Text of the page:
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End to Israel occupation to eradicate global terrorism: Abbas

Palestinian President Mahmoud Abbas delivers a speech at the European Union Parliament in Brussels on June 23, 2016. ©AFP

Palestinian President Mahmoud Abbas has censured Israel for turning the occupied territories into an “open-air prison,” saying terrorism could be eliminated from the entire world if the regime’s occupation comes to an end.

In a lengthy speech at the European Parliament in Brussels on Thursday, Abbas slammed Tel Aviv’s “never-ending provocations” and “fascist policies” and said even senior Israeli politicians sharply criticize the regime’s current leadership.

Abbas highlighted three Israeli wars on the blockaded Gaza Strip, which left thousands of people dead, saying since 1967, the regime has imprisoned over a million Palestinians.

Israel “has turned our country into an open-air prison,” said Abbas, calling on EU states to help bring an end to Israeli occupation as a step towards the elimination of global terrorism and extremism.

“Once the occupation ends, terrorism will disappear, there will be no more terrorism in the Middle East, or anywhere else in the world,” he said.

The Palestinian leader further decried the global community for remaining silent on Israeli crimes against Palestinians.

Palestinian President Mahmoud Abbas delivers a speech at the European Union Parliament in Brussels on June 23, 2016. ©AFP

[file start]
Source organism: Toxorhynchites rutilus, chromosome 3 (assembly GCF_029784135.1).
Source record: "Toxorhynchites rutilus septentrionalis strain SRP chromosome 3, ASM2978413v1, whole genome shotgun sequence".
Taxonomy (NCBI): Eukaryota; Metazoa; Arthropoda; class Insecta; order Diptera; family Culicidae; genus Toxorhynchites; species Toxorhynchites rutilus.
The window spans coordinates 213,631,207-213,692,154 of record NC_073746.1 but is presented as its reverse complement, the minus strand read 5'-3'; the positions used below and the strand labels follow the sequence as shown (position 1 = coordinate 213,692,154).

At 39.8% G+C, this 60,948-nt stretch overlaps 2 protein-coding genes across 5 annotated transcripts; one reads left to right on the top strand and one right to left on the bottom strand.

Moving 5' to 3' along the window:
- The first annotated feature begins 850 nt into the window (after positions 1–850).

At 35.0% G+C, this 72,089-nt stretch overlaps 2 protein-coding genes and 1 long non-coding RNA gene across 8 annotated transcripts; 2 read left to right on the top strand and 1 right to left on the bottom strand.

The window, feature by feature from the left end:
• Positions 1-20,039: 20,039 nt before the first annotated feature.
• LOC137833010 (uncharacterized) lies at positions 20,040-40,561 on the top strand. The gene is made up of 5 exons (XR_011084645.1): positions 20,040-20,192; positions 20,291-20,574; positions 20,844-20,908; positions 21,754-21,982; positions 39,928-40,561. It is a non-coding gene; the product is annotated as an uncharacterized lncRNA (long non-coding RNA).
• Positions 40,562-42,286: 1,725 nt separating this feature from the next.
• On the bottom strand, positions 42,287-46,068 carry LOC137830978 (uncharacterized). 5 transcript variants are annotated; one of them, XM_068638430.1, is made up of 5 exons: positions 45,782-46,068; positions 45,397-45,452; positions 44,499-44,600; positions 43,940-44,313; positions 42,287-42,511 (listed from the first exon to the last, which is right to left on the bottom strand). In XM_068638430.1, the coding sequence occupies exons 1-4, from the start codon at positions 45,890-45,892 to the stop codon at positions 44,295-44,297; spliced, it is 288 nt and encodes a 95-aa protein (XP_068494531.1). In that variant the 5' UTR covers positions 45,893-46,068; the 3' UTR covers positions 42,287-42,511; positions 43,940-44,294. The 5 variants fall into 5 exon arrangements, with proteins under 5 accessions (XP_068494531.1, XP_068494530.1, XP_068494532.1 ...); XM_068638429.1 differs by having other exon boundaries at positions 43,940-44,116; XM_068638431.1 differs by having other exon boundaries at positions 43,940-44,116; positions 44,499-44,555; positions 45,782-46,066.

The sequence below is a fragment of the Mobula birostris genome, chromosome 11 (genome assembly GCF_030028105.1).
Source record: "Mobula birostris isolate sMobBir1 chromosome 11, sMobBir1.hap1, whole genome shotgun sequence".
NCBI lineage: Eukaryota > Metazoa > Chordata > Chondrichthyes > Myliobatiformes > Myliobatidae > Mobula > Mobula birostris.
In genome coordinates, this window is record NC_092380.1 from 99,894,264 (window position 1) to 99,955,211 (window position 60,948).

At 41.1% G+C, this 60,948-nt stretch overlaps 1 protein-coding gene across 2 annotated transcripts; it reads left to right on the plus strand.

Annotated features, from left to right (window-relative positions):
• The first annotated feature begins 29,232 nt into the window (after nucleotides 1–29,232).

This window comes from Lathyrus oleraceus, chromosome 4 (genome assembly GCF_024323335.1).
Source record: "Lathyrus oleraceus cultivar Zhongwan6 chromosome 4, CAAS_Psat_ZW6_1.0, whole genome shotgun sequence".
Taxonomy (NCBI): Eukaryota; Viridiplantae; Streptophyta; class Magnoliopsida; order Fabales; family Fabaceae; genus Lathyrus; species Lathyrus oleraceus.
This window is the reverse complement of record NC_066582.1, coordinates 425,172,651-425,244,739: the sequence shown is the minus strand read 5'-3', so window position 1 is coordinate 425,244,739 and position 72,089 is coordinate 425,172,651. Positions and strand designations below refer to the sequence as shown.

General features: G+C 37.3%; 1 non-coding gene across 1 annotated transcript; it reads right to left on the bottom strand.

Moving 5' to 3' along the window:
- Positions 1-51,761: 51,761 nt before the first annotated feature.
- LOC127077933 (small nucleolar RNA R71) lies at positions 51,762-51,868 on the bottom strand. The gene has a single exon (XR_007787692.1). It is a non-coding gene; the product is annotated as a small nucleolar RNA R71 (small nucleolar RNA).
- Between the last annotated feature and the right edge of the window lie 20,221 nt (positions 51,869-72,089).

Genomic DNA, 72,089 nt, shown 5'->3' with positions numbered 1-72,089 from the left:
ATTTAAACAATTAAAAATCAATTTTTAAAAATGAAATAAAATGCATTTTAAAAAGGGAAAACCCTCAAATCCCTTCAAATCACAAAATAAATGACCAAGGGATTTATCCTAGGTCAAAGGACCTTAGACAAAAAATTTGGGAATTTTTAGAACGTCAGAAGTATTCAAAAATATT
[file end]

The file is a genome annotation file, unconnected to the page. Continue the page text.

“Their [Palestinians’] history, heritage, identity and geopolitical entity were historically massacred in the twentieth century, and that the massacre is still ongoing through the twenty first century under the eyes and ears of the international community,” he said.

He also said the regime keeps accusing Palestinian officials for encouraging violence against Israelis, while an Israeli rabbi has called for the poisoning of Palestinian water.

“Only a week ago, a number of rabbis in Israel announced, and made a clear announcement, demanding that their government poison the water to kill the Palestinians,” Abbas said.

“Isn’t that clear incitement to commit mass killings against the Palestinian people?” he asked.

He was referring to a report in Turkish media earlier this month saying an Israeli rabbi had made such a call.

Since last October, tensions have been running high between the Israeli military and Palestinian protesters, in what analysts describe as a new intifada against Tel Aviv. At least 217 Palestinians have so far been killed by Israeli troops so far.

Abbas further voiced support for a so-called peace initiative put forward by France aimed at renewing stalled talks between Israelis and Palestinians; however, he rejected the possibility of reaching an interim agreement with Tel Aviv.

Earlier this week, EU foreign ministers supported a French initiative to call an international conference aimed at reviving the Israeli-Palestinian talks, which came to a halt in 2014.

Tel Aviv’s illegal settlement activities and its refusal to release senior Palestinian prisoners were among the major sticking points that led to the collapse of the so-called peace talks.

Palestinians are seeking to create an independent state on the territories of the West Bank, East al-Quds (Jerusalem), and the Gaza Strip. They are demanding that Israel withdraw from the occupied Palestinian territories.

Israel, however, has refused to return to the 1967 borders and is unwilling to discuss the issue of al-Quds.

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